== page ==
The Bucs made some concessions to the county as well, agreeing to a slight reduction in their take from non-football events. Currently, the team keeps the first $2 million each year in profits from non-football events at the county-owned stadium as well as 50% of all profits after the $2 million threshold is met. The team's take will now be reduced to 1/3 of all profits after the $2 million threshold is met.

“The proposed improvements would be a huge win for our community, as fans will be provided an enhanced event experience and Tampa will be uniquely positioned to host future world class events at Raymond James Stadium,” said Tampa Sports Authority President/CEO Eric Hart in a prepared statement. “I would like to thank the administrations of both Hillsborough County and the City of Tampa, along with the Tampa Bay Buccaneers for their efforts in developing this innovative plan.”

The agreement will go to the TSA Board of Directors on December 15th for approval, followed by the Hillsborough County Commission the following day, December 16th, and the Tampa City Council on December 17th.

ALSO READ: Latest developments in Rays' stadium saga

“It is critically important to me that any renovation agreement save taxpayers money and dramatically improve the fan experience," said Hillsborough County Commissioner Ken Hagan, who also sits on the TSA board. "Not only will this agreement accomplish this but the state-of-the-art amenities will also allow our community to aggressively compete for future world class events.”

Future Super Bowls are a common lure for stadium subsidies, but Tampa may be waiting its turn to host a game for a while.

Tampa has lost out on recent Super Bowl bids to cities with newer stadiums, and it again joins New Orleans, Atlanta, and Miami as finalists for both the 2019 and 2020 Super Bowls. However, Atlanta's new stadium is considered the front-runner for 2019's game, and Miami's $400 million stadium renovations could help it lock up the 2020 game.

"Raymond James Stadium is a very integral part of (the bid)," said Rob Higgins, executive director of the Tampa Bay Sports Commission, the private non-profit corporation putting together Tampa's presentation to the NFL. "The fact that The Sports Authority and the Buccaneers are doing such a great job making sure that (the stadium) is the best that it can possibly be is phenomenal for our bid."

Higgins will make the city's pitch to NFL owners later this month, although the final votes on the 2019 and 2020 Super Bowls won't come until next spring. The 2020 bid process could also get disrupted by a possible Los Angeles bid if the city can convince one of three teams - the San Diego Chargers, the St. Louis Rams, or the Oakland Raiders - to relocate and build a new stadium.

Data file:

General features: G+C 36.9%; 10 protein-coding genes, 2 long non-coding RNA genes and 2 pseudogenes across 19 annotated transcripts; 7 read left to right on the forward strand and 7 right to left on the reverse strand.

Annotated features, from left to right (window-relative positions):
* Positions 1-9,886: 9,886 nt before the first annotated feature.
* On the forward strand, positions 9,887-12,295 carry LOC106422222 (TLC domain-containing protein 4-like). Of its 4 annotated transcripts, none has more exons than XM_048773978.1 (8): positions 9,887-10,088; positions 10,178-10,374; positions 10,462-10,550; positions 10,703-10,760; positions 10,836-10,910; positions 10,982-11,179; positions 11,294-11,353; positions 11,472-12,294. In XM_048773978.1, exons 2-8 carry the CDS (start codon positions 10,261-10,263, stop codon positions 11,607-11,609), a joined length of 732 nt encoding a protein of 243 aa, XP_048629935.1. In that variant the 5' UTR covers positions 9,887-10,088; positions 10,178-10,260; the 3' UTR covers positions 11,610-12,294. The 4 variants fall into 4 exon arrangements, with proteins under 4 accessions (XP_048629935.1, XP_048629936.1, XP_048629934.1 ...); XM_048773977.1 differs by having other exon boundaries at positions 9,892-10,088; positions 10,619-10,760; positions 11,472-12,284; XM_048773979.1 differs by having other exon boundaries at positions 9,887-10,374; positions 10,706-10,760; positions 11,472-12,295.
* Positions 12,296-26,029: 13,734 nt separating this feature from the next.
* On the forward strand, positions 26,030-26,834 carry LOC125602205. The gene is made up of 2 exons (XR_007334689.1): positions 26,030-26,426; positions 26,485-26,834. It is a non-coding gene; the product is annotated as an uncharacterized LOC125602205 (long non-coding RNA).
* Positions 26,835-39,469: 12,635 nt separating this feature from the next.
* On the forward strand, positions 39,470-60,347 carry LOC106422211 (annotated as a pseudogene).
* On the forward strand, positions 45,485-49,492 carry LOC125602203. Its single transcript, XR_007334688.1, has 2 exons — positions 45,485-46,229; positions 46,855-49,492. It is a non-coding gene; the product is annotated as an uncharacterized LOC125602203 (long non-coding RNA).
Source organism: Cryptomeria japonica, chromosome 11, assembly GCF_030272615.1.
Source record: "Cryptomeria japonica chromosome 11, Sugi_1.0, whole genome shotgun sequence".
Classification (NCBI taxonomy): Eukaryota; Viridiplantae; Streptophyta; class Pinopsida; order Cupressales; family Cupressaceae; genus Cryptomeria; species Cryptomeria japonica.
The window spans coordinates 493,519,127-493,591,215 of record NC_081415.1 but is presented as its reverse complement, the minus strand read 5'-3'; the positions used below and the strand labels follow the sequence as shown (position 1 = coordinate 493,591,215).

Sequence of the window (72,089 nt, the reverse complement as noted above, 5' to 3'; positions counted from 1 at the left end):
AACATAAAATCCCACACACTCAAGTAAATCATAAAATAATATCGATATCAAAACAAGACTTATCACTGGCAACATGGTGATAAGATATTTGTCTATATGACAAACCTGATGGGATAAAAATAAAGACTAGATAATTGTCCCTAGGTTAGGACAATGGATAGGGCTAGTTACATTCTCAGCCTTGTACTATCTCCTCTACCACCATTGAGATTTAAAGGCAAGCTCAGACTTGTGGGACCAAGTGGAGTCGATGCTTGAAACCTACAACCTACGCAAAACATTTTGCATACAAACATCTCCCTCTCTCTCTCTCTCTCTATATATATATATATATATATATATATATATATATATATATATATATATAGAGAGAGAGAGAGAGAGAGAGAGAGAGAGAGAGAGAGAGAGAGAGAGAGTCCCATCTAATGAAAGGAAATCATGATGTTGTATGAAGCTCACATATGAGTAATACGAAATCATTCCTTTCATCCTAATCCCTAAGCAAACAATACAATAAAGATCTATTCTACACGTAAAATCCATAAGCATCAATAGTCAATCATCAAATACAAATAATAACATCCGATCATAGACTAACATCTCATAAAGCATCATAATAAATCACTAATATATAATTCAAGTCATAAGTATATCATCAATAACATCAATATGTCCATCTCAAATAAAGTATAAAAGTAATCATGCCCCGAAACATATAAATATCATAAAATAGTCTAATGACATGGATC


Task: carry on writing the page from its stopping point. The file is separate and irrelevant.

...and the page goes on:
Then again, it might not be a bad thing to miss out on another Super Bowl according to these folks...


  1. "The TSA will also kick in $3 million more - of public money to help the team", actually it's helping themselves, from tourist money, that tourist paid for stuff that draws tourist like stadiums that host big drawing events like Super Bowls...
    It's a win-win, they'll make back their money with-in the next few years, and increase the stadiums & teams value...

    1. Not sure slightly bigger scoreboards will make the county an additional $3 million....

      Also, that's $3M that could have been used on many other things. Just sayin'.

    2. If it helps continue to land big events in Tampa, it easily will. Also, there's a lot gov. spent money that could be used in other ways...

  2. Let's not discount the indirect benefits for Tampa, maybe interview surrounding hotel & restaurant owners, golf course, strip clubs, and attraction managers, etc., I think they would tell a more sunnier side of stadium saga's...

    1. People who tell anecdotes often have brighter visions of Super Bowls than people who analyze tax receipts and tourism numbers.

      For every "winner" around the stadium, there's typically a "loser" somewhere else. Giant events are great for local hotels, which can charge more for those February room-nights, but those profits generally leave the region.